How being diagnosed with an anxiety disorder can affect your relationship.

Despite challenges of mental health, everyone needs love. The current prevalence of anxiety disorder is approximately 12.2% according to the Government of Canada. On our campus, that is equivalent to over 1000 UBC Okanagan students. Realistically, this number is significantly underrepresented as undergraduate students face an elevated risk for mental illness. While anxiety disorders vary in severity and characteristics, they all have the ability to impact a relationship.

Experiencing anxiety is a mental and physical process. During relationship stress, the body enters a fight or flight response mechanism to protect against threats. What is seemingly an emotional challenge is turned into a full body war, making the entire situation increasingly difficult. People who are diagnosed with an anxiety disorder are disadvantaged in dealing with issues that arise in relationships due to this exacerbated response. The minds of those who suffer from anxiety may have a tendency to focus on the "what if" worst case scenarios, creating an environment for insecurity and doubt to thrive. Unsurprisingly, this can damage the relationship. Some people may subconsciously test their partner's ability to respond to their fears and thus trigger the anxiety response by straining the relationship.

According to a study done in 2010, adults with an anxiety disorder were more likely to experience a lower quality of relationship (Journal of Abnormal Psychology, 2010). This may be due to the phenomenon called "emotional contagion", which can be described in terms of the common cold. If patient zero becomes infected with a virus, it is only a matter of time until someone else in close proximity catches their cold. Like anxious attitudes, the partner in a relationship with someone who has an anxiety disorder may begin to share some of the negative feelings. This can contribute to increased fighting, miscommunication, and misunderstanding. Another reason for poor relationship quality may involve a specific type of anxiety that makes social situations especially difficult. Suddenly, romantic dates to restaurants or concerts are not an option and the spontaneous and social nature of love becomes limited.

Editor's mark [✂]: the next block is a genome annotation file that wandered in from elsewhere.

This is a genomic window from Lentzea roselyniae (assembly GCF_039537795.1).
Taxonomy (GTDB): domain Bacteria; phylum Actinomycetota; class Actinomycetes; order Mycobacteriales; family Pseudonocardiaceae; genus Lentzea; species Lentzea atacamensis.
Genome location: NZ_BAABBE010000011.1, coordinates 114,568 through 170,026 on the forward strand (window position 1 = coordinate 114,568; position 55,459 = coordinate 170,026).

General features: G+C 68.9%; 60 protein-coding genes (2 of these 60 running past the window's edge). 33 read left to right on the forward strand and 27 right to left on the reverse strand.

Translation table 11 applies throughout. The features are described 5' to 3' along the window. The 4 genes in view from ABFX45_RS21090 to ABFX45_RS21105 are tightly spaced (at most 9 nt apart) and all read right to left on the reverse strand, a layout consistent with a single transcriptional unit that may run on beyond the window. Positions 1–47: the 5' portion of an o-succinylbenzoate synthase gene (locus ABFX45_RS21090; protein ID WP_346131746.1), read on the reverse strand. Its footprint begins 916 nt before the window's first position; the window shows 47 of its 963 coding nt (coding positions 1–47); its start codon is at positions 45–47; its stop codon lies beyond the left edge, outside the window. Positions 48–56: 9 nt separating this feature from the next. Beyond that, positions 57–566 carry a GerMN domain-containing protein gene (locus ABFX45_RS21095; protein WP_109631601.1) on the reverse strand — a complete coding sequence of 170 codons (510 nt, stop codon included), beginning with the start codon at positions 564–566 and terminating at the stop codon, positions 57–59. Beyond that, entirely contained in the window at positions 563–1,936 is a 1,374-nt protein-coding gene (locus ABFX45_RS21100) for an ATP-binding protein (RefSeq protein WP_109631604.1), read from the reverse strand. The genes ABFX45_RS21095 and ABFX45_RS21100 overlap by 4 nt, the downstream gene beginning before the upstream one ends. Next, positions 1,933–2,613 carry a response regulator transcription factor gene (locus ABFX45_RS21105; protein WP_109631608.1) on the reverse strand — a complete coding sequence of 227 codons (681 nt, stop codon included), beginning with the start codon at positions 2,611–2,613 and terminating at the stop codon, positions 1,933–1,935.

While there are a significant number of challenges that people with an anxiety disorder face in relationships, approximately 70% of partners in this situation have reported an overall satisfying relationship (Journal of Abnormal Psychology, 2010). This is exemplified by a study done on agoraphobic women who have an intense fear of crowded or confined public spaces. The problem-solving abilities of these couples were shown to be greater when anxiety was the issue of discussion. Evidently, these people have worked through their difficulties and created a management strategy for success. Maintaining a high degree of communication and support is an important protective measure for coping with anxiety in a relationship. Although an anxiety disorder has the potential to damage relationships, with proper care and attention, love can crush anxiety and unite people in a way that makes them stronger than ever.